Monk's cell, Phnom Penh

(Photo by Peter Rozovsky)
© Peter Rozovsky 2015

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Monday, November 16, 2015

Photos from Phnom Penh





© Peter Rozovsky 2015

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Sunday, November 15, 2015

Detectives Beyond Borders on stage in Bangkok

Good fun at Sunday evening's noir fiction event at Check Inn 99 in Bangkok. I took no pictures of the evening's featured interview because I was its subject, talking about noir, crime fiction, Southeast Asia, noir and crime fiction in Southeast Asia, crime conventions, and other interesting topics. Many thanks to my interlocutor (and my host in Bangkok), Christopher G. Moore, and to the crowd of writers and publishers of crime fiction in this part of the world. You'll be reading about some of them in the coming weeks at Detectives Beyond Borders.

Check Inn 99 has quite a past. Suffice it to say that while my interview and its follow-up audience questions were a blast, they were not the most exciting happenings in this site's history.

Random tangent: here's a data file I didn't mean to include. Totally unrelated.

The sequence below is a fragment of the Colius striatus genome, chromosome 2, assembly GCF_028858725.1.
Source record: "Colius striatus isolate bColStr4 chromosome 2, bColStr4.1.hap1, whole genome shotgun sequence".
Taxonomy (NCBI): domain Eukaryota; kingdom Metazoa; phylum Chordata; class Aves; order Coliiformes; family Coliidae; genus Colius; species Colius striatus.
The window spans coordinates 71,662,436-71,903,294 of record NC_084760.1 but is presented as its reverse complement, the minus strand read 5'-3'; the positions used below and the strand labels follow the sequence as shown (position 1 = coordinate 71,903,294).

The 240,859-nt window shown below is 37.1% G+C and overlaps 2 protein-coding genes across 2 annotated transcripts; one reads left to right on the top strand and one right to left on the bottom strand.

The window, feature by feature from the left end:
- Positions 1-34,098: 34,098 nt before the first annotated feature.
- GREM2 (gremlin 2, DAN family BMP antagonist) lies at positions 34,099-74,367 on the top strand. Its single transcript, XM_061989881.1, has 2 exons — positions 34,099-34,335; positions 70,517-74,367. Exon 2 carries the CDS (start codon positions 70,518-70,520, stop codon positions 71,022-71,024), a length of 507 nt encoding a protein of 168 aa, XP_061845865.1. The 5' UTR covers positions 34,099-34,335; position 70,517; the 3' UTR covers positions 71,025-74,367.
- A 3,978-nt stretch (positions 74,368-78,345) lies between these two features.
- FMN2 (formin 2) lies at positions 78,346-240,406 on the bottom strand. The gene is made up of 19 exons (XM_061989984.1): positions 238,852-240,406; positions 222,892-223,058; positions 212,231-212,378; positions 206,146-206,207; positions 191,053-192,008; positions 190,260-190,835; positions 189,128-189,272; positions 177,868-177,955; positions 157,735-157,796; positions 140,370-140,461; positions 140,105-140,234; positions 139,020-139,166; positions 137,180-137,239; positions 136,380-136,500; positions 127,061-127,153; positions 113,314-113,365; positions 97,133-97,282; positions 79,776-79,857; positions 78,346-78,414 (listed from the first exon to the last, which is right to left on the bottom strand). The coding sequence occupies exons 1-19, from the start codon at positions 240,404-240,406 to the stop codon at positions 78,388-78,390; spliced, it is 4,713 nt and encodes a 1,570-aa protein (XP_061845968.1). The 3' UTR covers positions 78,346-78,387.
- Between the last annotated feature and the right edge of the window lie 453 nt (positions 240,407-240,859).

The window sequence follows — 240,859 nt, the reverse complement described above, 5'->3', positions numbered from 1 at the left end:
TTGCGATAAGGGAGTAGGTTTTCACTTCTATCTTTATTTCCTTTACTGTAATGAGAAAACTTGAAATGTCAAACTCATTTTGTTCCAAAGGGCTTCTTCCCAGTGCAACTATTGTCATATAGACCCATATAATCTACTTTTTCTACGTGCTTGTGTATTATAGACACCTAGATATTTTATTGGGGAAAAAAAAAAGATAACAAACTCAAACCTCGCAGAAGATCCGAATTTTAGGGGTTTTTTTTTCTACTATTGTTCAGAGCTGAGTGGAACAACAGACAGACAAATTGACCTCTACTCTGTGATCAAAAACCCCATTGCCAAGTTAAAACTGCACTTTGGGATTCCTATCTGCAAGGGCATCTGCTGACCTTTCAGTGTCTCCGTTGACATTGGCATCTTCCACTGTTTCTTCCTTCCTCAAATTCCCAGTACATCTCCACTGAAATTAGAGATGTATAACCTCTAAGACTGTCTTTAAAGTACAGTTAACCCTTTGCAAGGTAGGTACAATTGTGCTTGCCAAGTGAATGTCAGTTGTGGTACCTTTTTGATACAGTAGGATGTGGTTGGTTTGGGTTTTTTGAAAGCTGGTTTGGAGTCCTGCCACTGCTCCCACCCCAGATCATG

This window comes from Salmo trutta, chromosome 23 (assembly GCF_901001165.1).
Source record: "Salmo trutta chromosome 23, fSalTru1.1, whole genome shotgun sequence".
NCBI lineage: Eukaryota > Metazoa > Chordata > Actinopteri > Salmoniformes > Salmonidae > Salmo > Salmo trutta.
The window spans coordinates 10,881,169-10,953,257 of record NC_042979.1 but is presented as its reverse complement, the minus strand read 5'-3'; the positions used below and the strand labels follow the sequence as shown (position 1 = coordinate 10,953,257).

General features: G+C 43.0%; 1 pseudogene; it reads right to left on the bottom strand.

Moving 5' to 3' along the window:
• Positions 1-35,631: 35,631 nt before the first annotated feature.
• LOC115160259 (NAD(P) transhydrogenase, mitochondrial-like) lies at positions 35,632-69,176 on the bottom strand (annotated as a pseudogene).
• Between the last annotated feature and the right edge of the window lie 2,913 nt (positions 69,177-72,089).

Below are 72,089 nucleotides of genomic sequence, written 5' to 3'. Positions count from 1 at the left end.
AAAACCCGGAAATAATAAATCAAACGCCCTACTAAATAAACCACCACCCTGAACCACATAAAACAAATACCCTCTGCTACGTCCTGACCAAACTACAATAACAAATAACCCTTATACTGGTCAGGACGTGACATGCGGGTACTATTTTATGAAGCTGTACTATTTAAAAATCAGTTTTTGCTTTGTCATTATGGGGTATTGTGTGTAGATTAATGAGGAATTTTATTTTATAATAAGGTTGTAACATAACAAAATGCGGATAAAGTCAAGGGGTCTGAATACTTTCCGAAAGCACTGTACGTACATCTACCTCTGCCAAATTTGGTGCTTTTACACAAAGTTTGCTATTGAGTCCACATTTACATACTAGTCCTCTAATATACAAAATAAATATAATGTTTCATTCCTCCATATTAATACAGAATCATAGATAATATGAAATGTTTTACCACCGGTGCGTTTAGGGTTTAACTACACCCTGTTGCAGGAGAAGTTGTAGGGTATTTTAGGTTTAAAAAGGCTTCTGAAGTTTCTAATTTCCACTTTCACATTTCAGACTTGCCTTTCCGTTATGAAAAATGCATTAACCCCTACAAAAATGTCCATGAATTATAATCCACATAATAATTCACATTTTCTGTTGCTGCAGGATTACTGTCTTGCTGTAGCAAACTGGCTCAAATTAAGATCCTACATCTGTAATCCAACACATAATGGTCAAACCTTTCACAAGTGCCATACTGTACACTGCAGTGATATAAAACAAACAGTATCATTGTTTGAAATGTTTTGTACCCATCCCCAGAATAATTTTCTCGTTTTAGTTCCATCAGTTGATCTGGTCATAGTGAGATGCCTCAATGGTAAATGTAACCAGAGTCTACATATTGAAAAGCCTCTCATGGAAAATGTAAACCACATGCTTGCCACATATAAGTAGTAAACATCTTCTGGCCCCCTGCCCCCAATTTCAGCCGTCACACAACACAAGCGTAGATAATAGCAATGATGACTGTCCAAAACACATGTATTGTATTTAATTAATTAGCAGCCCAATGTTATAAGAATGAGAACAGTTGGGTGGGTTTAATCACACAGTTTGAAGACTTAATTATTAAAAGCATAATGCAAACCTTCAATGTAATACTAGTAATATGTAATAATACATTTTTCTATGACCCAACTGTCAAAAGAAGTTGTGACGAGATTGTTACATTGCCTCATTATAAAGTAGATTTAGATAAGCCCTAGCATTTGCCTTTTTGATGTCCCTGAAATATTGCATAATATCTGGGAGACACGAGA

Tom Vater
Soi Cowboy (Photos by Peter Rozovsky)
One nice touch: Among the attendees was Tom Vater, who writes crime fiction, is one of the folks behind the Hong Kong-based Crime Wave Press, and also wrote the guidebook I am using for the Cambodia legs of my trip.

© Peter Rozovsky 2015

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Saturday, November 14, 2015

The path to a higher state, then and now.

Not from the museum. This is on site at the Banteay Srei temple,
whose ensemble of stone carving has to be among the greatest
and most breathtaking on the planet.
Weirdest experience so far in Cambodia has been the Angkor National Museum in Siem Reap, whose layout, like those of the country's celebrated Buddhist/Hindu temples, leads the visitor on a path that symbolizes a larger journey. In this case, that journey's successive steps are marked by swelling music, heavy on strings with occasional minor-key passages to signify that this is serious stuff, and other passages that sound like Zamfir's pan flute.   Oh, yeah: there are some good pieces of Khmer sculpture, too,